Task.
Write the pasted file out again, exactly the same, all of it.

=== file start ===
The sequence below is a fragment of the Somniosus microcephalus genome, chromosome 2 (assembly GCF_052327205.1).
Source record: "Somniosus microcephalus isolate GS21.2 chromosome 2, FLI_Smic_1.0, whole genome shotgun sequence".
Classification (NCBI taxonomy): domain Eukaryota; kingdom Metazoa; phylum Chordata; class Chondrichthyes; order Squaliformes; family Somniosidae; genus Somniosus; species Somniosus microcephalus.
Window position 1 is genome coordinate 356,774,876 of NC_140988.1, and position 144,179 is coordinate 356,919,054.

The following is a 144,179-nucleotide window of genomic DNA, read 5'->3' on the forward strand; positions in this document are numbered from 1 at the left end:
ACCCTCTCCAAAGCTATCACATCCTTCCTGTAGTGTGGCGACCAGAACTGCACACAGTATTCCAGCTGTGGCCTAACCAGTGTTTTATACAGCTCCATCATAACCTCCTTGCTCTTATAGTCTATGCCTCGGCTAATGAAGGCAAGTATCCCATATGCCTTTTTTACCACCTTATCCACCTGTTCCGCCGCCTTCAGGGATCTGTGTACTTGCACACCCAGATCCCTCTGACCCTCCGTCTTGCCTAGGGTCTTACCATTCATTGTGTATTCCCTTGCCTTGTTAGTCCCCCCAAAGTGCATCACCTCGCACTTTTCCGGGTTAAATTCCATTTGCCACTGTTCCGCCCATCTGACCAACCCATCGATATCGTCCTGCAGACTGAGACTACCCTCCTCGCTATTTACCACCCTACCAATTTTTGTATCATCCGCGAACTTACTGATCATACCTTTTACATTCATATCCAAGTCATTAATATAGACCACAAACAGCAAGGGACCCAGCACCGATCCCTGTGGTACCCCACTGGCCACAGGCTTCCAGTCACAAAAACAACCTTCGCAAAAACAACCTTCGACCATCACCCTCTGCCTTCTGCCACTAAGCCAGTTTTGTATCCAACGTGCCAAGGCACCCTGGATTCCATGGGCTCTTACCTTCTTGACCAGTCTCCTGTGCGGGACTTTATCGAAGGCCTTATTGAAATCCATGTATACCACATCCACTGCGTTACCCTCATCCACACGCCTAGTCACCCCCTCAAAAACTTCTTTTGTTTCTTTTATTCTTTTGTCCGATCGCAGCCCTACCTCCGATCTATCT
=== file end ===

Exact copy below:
The sequence below is a fragment of the Somniosus microcephalus genome, chromosome 2 (assembly GCF_052327205.1).
Source record: "Somniosus microcephalus isolate GS21.2 chromosome 2, FLI_Smic_1.0, whole genome shotgun sequence".
Classification (NCBI taxonomy): domain Eukaryota; kingdom Metazoa; phylum Chordata; class Chondrichthyes; order Squaliformes; family Somniosidae; genus Somniosus; species Somniosus microcephalus.
Window position 1 is genome coordinate 356,774,876 of NC_140988.1, and position 144,179 is coordinate 356,919,054.

The following is a 144,179-nucleotide window of genomic DNA, read 5'->3' on the forward strand; positions in this document are numbered from 1 at the left end:
ACCCTCTCCAAAGCTATCACATCCTTCCTGTAGTGTGGCGACCAGAACTGCACACAGTATTCCAGCTGTGGCCTAACCAGTGTTTTATACAGCTCCATCATAACCTCCTTGCTCTTATAGTCTATGCCTCGGCTAATGAAGGCAAGTATCCCATATGCCTTTTTTACCACCTTATCCACCTGTTCCGCCGCCTTCAGGGATCTGTGTACTTGCACACCCAGATCCCTCTGACCCTCCGTCTTGCCTAGGGTCTTACCATTCATTGTGTATTCCCTTGCCTTGTTAGTCCCCCCAAAGTGCATCACCTCGCACTTTTCCGGGTTAAATTCCATTTGCCACTGTTCCGCCCATCTGACCAACCCATCGATATCGTCCTGCAGACTGAGACTACCCTCCTCGCTATTTACCACCCTACCAATTTTTGTATCATCCGCGAACTTACTGATCATACCTTTTACATTCATATCCAAGTCATTAATATAGACCACAAACAGCAAGGGACCCAGCACCGATCCCTGTGGTACCCCACTGGCCACAGGCTTCCAGTCACAAAAACAACCTTCGCAAAAACAACCTTCGACCATCACCCTCTGCCTTCTGCCACTAAGCCAGTTTTGTATCCAACGTGCCAAGGCACCCTGGATTCCATGGGCTCTTACCTTCTTGACCAGTCTCCTGTGCGGGACTTTATCGAAGGCCTTATTGAAATCCATGTATACCACATCCACTGCGTTACCCTCATCCACACGCCTAGTCACCCCCTCAAAAACTTCTTTTGTTTCTTTTATTCTTTTGTCCGATCGCAGCCCTACCTCCGATCTATCT